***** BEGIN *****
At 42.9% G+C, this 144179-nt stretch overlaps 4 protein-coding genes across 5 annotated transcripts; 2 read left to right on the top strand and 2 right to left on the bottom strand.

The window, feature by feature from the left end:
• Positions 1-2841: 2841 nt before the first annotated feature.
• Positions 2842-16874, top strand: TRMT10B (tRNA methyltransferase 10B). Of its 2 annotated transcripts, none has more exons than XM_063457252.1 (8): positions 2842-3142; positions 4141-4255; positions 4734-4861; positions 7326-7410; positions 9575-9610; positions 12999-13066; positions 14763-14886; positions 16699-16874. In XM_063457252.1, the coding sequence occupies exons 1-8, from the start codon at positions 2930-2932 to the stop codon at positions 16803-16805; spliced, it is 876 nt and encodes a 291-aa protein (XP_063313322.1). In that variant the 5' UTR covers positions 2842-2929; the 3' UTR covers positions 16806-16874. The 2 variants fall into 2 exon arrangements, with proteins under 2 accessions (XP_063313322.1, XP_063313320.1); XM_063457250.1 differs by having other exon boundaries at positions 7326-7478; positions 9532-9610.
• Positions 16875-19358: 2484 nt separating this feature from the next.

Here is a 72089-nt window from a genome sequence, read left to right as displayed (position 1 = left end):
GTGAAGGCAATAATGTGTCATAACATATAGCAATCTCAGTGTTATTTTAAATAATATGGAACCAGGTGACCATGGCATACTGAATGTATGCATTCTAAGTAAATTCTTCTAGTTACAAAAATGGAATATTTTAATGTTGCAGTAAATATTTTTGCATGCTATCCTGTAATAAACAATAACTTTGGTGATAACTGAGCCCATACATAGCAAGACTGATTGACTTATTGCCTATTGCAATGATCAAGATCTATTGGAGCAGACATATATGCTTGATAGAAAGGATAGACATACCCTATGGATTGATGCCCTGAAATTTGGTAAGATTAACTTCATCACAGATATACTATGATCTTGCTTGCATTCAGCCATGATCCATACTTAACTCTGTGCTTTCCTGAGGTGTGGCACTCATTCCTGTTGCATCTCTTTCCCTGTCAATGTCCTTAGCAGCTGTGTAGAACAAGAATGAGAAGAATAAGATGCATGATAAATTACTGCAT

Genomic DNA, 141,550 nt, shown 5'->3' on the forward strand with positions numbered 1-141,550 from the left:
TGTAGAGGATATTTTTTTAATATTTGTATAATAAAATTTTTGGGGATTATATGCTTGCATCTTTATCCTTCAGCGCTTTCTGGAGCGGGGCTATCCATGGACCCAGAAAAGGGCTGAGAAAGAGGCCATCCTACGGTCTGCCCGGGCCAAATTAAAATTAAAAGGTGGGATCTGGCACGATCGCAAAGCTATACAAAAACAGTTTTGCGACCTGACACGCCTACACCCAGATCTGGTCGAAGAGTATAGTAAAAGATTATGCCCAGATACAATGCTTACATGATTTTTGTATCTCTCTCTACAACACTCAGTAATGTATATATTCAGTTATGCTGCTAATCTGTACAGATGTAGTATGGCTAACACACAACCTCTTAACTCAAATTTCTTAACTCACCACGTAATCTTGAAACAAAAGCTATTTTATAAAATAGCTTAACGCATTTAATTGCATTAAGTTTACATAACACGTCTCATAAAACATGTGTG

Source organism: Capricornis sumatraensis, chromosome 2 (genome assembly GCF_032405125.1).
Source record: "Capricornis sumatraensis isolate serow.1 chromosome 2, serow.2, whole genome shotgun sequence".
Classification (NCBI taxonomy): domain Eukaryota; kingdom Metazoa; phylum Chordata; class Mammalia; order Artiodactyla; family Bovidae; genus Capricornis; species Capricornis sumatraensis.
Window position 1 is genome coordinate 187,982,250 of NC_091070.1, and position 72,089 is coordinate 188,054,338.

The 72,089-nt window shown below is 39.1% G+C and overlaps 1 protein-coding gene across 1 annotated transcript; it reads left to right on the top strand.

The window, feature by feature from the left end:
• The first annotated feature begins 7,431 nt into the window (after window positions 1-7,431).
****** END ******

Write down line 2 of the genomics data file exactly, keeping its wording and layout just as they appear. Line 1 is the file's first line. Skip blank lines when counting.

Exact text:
The window, feature by feature from the left end: